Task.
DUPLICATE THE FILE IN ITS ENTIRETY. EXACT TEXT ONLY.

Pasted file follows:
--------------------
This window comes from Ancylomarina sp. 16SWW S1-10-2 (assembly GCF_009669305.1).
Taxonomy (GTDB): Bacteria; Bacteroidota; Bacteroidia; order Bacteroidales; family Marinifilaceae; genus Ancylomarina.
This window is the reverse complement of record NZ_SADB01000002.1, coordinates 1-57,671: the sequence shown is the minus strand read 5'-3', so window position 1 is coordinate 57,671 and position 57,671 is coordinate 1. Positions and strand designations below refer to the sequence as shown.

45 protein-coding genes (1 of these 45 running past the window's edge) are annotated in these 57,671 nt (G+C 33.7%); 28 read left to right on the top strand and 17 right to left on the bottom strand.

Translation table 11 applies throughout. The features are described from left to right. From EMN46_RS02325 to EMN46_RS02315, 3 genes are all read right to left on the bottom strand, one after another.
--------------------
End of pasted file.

This window comes from Ancylomarina sp. 16SWW S1-10-2 (assembly GCF_009669305.1).
Taxonomy (GTDB): Bacteria; Bacteroidota; Bacteroidia; order Bacteroidales; family Marinifilaceae; genus Ancylomarina.
This window is the reverse complement of record NZ_SADB01000002.1, coordinates 1-57,671: the sequence shown is the minus strand read 5'-3', so window position 1 is coordinate 57,671 and position 57,671 is coordinate 1. Positions and strand designations below refer to the sequence as shown.

45 protein-coding genes (1 of these 45 running past the window's edge) are annotated in these 57,671 nt (G+C 33.7%); 28 read left to right on the top strand and 17 right to left on the bottom strand.

Translation table 11 applies throughout. The features are described from left to right. From EMN46_RS02325 to EMN46_RS02315, 3 genes are all read right to left on the bottom strand, one after another.